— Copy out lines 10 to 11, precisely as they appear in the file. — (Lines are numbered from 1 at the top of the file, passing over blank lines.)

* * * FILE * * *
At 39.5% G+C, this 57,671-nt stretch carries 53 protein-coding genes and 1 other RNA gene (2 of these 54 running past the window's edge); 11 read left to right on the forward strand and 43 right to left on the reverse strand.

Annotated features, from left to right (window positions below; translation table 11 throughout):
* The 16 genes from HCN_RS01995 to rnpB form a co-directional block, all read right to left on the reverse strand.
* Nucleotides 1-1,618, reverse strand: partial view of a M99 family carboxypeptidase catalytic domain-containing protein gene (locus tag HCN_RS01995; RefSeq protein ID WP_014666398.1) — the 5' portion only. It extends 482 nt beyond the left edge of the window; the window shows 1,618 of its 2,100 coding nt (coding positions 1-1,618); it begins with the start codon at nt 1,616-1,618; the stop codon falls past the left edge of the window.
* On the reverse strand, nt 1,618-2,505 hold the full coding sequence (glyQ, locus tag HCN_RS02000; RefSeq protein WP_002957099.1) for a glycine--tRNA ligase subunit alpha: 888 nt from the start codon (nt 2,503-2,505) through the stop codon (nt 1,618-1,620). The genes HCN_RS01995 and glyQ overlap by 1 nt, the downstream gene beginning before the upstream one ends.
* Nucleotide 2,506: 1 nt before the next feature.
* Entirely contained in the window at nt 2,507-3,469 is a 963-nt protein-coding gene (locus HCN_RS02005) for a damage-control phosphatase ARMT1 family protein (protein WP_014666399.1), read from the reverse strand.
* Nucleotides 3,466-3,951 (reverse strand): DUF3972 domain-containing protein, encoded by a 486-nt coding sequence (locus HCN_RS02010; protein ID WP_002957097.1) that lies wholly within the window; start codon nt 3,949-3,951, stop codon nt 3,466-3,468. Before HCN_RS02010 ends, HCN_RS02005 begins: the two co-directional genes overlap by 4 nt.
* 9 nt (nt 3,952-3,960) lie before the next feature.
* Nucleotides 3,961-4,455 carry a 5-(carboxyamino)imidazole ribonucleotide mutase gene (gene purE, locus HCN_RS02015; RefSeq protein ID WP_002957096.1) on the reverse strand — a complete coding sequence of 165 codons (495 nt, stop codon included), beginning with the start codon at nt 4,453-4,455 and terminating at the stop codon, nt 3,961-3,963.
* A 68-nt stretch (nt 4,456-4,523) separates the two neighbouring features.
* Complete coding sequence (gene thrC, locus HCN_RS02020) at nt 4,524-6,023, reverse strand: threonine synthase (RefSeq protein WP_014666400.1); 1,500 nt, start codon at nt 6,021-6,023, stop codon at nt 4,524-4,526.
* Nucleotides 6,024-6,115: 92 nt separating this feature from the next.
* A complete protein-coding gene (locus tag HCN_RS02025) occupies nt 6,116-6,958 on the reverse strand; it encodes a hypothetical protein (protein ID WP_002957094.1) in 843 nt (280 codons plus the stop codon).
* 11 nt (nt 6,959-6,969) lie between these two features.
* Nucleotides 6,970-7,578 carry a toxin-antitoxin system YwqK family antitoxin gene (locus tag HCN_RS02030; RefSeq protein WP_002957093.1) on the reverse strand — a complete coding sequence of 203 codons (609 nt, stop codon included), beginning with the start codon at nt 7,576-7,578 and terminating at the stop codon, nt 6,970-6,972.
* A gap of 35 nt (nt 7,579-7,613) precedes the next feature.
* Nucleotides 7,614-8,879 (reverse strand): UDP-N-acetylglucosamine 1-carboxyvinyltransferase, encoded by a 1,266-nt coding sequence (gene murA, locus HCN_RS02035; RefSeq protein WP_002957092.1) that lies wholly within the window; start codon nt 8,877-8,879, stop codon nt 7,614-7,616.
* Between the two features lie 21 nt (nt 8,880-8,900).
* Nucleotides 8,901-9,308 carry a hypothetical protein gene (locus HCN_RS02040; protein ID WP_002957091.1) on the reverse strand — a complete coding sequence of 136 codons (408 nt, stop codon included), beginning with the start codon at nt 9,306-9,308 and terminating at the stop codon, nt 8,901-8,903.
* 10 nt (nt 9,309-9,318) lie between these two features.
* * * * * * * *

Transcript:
* Nucleotides 3,961-4,455 carry a 5-(carboxyamino)imidazole ribonucleotide mutase gene (gene purE, locus HCN_RS02015; RefSeq protein ID WP_002957096.1) on the reverse strand — a complete coding sequence of 165 codons (495 nt, stop codon included), beginning with the start codon at nt 4,453-4,455 and terminating at the stop codon, nt 3,961-3,963.
* A 68-nt stretch (nt 4,456-4,523) separates the two neighbouring features.